D.C. Mayor Vincent Gray threw his support this week behind pay hikes for the city’s approximately 30,000 workers.
But to the unions representing police officers and firefighters, who have been without contracts since 2007, Gray’s vow was little more than a political promise, a made-for-TV moment that won’t translate to bigger paydays.
“The mayor’s rhetoric is overshadowed by the actions of his administration,” said Kristopher Baumann, chairman of the police union. “There is a reason police and firefighters have not had raises in seven years — namely this mayor’s administration has refused to negotiate those increases.”
Ed Smith, who leads the firefighters union, was wary of Gray’s promise, but he said he had expected city officials would ultimately support raises.
“We’ll wait and see,” Smith said. “You can’t keep denying it forever.”
Gray’s proposal, announced Tuesday during his State of the District Address, was long on vision and praise but short on specifics.
“They get the snow off our streets, keep us safe, respond to emergencies, pick up the trash, get our children safely to school and [perform] so many other jobs that contribute immeasurably to the quality of our lives,” Gray said of city workers.
But as he called for “raises and reaching new work agreements updated to meet the demands of a 21st-century government and a 21st-century workforce,” Gray offered no details.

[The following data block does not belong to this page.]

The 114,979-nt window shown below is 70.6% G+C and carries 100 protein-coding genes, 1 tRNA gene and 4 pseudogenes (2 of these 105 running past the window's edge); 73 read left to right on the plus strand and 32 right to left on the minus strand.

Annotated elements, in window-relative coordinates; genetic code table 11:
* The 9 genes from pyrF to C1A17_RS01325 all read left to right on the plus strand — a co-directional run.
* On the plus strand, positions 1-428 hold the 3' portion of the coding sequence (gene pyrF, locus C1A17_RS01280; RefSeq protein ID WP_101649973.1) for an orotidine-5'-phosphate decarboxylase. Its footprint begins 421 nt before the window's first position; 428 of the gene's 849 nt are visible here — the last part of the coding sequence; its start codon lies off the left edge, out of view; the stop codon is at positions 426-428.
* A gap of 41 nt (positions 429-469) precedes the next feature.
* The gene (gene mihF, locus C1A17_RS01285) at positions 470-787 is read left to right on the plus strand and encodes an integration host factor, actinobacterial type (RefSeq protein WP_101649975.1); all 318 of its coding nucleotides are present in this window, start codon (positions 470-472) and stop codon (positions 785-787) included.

And on Wednesday, Gray bristled at the criticisms from the unions, especially the condemnation from Baumann.
“What am I supposed to say to that?” Gray said. “We’re not only raising the pay, but we’re adding officers. I think we’re doing a lot to demonstrate our commitment to public safety.”
Last week, after killing proposals for 100 new police officers in December, the D.C. Council allowed a Gray-backed plan to hire 50 extra cops to move ahead.
The long-running contract disputes have intensified in recent months: On Monday, the police union and the city jointly asked for a mediator to intervene.
The firefighters union and the city took the same step — formally declaring an impasse — in November, but Smith said the parties had not yet begun mediation.
Ward 6 Councilman Tommy Wells, who chairs the D.C. Council’s public safety committee, said he thought the unions and the city alike were responsible for the stalemates.
“Both sides are to blame,” he said. “It’s very frustrating.”
And he said he was exploring whether lawmakers could take action to spur progress.
“I realize there is a process, but if I can find a way from the legislative side to get this done, that’s what I’ll do,” Wells said.